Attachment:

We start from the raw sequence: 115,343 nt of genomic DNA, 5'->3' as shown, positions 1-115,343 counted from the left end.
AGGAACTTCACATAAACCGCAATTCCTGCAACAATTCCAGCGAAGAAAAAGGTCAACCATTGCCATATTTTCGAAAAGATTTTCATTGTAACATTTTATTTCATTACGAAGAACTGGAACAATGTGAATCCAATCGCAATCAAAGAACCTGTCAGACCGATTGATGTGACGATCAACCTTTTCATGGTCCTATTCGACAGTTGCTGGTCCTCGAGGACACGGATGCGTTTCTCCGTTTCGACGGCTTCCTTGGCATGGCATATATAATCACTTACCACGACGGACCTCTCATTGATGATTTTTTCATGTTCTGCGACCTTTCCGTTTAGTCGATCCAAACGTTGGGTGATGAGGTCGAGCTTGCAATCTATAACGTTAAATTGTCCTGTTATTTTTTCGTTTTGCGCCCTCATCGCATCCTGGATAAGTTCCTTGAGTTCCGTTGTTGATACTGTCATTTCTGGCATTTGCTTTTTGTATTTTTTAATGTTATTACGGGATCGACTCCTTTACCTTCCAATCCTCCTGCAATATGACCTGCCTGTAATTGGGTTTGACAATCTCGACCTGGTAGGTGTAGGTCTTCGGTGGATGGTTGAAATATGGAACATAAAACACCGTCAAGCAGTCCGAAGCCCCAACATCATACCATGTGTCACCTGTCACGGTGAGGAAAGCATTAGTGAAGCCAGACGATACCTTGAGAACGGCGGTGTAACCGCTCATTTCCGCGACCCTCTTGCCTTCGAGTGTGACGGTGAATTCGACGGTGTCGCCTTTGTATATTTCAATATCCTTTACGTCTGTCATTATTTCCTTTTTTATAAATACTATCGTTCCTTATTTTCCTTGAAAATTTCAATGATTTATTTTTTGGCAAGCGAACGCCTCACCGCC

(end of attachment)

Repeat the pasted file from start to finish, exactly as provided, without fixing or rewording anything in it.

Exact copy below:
We start from the raw sequence: 115,343 nt of genomic DNA, 5'->3' as shown, positions 1-115,343 counted from the left end.
AGGAACTTCACATAAACCGCAATTCCTGCAACAATTCCAGCGAAGAAAAAGGTCAACCATTGCCATATTTTCGAAAAGATTTTCATTGTAACATTTTATTTCATTACGAAGAACTGGAACAATGTGAATCCAATCGCAATCAAAGAACCTGTCAGACCGATTGATGTGACGATCAACCTTTTCATGGTCCTATTCGACAGTTGCTGGTCCTCGAGGACACGGATGCGTTTCTCCGTTTCGACGGCTTCCTTGGCATGGCATATATAATCACTTACCACGACGGACCTCTCATTGATGATTTTTTCATGTTCTGCGACCTTTCCGTTTAGTCGATCCAAACGTTGGGTGATGAGGTCGAGCTTGCAATCTATAACGTTAAATTGTCCTGTTATTTTTTCGTTTTGCGCCCTCATCGCATCCTGGATAAGTTCCTTGAGTTCCGTTGTTGATACTGTCATTTCTGGCATTTGCTTTTTGTATTTTTTAATGTTATTACGGGATCGACTCCTTTACCTTCCAATCCTCCTGCAATATGACCTGCCTGTAATTGGGTTTGACAATCTCGACCTGGTAGGTGTAGGTCTTCGGTGGATGGTTGAAATATGGAACATAAAACACCGTCAAGCAGTCCGAAGCCCCAACATCATACCATGTGTCACCTGTCACGGTGAGGAAAGCATTAGTGAAGCCAGACGATACCTTGAGAACGGCGGTGTAACCGCTCATTTCCGCGACCCTCTTGCCTTCGAGTGTGACGGTGAATTCGACGGTGTCGCCTTTGTATATTTCAATATCCTTTACGTCTGTCATTATTTCCTTTTTTATAAATACTATCGTTCCTTATTTTCCTTGAAAATTTCAATGATTTATTTTTTGGCAAGCGAACGCCTCACCGCC